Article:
The Definition of Weaver Stance
In the Weaver stance,
the body is bladed partly sideways in relation to the target rather than squared towards it (think boxing or martial arts fighter stance).
The elbows are flexed and pointed downward. The strong-side arm is slightly straighter than the weak-side arm.
Even though the legs are not square to tharget, the hips should be square to the target. The feet should be pointed at the target.
The shooter pushes out with the gun hand, while the weak hand pulls back.
This produces a push-pull tension which is the chief defining characteristic of the Weaver stance.
19 Other Firearms Definitions You Need To Know
A chemical phosphate process developed during the second world war to provide an economical, durable and non-reflective surface finish to military firearms.
The working mechanism of a firearm involved with presenting the cartridge for firing, and in removing the spent casing and introducing a fresh cartridge.
For example some of the most common types of Actions are single, double, bolt, lever and pump.
The part of a flintlock action that receives the blow of the flint-tipped hammer, which then yields tiny molten fragments of steel
,sparks, which fall into the flashpan, igniting the priming charge and thence, through the touchhole, the main charge.
A cartridge in which the base diameter is the same as the body diameter. The casing will normally have an extraction groove machined around it near the base,
creating a "rim" at the base that is the same diameter as the body diameter.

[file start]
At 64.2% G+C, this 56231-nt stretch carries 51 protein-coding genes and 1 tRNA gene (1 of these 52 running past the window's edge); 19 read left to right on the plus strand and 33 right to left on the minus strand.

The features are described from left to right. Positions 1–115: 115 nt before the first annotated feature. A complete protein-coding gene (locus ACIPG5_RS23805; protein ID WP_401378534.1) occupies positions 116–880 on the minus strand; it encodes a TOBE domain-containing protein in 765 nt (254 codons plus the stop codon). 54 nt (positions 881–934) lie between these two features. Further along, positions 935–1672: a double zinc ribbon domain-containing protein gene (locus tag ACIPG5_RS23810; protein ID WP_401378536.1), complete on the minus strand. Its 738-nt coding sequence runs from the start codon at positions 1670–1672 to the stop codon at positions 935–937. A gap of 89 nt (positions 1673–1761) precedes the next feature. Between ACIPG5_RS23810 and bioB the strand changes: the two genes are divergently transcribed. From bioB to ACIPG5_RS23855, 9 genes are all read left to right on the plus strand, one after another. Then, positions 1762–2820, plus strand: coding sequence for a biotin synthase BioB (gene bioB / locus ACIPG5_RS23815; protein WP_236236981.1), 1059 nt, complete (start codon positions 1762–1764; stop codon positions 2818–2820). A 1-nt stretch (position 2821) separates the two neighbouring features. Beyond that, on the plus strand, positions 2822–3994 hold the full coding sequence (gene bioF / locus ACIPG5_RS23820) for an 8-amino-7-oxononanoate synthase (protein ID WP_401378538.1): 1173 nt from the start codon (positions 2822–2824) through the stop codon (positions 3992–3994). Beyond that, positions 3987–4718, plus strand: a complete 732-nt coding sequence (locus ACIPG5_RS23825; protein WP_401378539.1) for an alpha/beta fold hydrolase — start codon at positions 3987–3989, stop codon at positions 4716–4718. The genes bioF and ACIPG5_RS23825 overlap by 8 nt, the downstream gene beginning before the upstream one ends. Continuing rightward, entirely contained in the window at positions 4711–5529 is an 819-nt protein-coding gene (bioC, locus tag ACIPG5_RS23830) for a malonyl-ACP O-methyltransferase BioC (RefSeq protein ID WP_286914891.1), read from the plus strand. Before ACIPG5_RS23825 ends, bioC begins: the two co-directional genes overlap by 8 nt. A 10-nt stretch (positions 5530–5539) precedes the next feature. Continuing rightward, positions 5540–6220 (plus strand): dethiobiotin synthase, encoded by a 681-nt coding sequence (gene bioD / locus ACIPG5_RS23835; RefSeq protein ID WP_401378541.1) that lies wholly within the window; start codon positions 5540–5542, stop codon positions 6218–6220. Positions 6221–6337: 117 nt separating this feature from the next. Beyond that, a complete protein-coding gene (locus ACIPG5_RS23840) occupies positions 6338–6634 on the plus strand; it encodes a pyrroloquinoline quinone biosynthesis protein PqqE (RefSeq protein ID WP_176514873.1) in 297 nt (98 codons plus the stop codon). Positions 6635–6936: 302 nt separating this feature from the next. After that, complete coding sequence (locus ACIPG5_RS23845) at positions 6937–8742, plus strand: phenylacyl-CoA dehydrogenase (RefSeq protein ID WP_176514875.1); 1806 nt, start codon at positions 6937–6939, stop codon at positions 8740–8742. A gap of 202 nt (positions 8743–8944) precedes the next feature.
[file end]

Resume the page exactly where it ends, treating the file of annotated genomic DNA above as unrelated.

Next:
A type rimfire rifle cartridge developed by the ammunition company Hornady.
.17 Hornady Magnum Rimfire (4.5×27mmR), commonly known as the .17 HMR, was developed in 2002.
It descended from the .22 Magnum by necking down the .22 Magnum case to take a .17 caliber (4.5 mm) bullet.
Any gun that can be used in a sport.
A strong spring which activates the striker or hammer of a firearm.
To pull the trigger and release the hammer of a firearm without having a cartridge in the chamber.
The process of a bullet expanding under pressure to fit the bore of the firearm, or a cartridge case expanding under pressure to seal the chamber.
A three-barrel gun.
Typically it has two shotgun barrels side by side on the top, with a third rifle barrel underneath.
This provides a very versatile firearm capable of taking winged animals as well as big game.
It also is useful in jurisdictions where a person is only allowed to own a single firearm.
The original small single-shot or multi-barreled pocket pistol designed and manufactured by Henry Deringer of Philadelphia.
Derringers (spelled with two Rs) are called that because of the original desinger and anmufactuturer of that
type of gun, Henry Deringer. To get around copyright infringment other designers and manufacturers spell the name with two Rs.
However guns designed and built by Deringer are spelled with only one R
Circular steel fittings, about 1/2 inch in diameter, screwed into the breech face of a gun and through which the firing pins pass.
Firing pin bushings allow the convenient replacement of broken firing pins. They also allow the renewal of an older gun where, over the decades,
leakage of high-pressure gas from corrosive primers has eroded the breech face around the firing pins; and replacing these bushings with new ones,
slightly oversized can compensate for a situation where proper headspace has been compromised.
This means a shooter who is right-handed but left-eyed, or left-handed and right-eyed.
The bottom of the butt-end of a gun stock.
The frame designation that Smith and Wesson uses for their extra large framed revolvers like the S&W Model 500 and S&W 460XVR
A complete cartridge of several obsolete types and of today's rimfire and center-fire versions
The rear end of a rifle or shotgun. (The portion that rests against the shoulder.)
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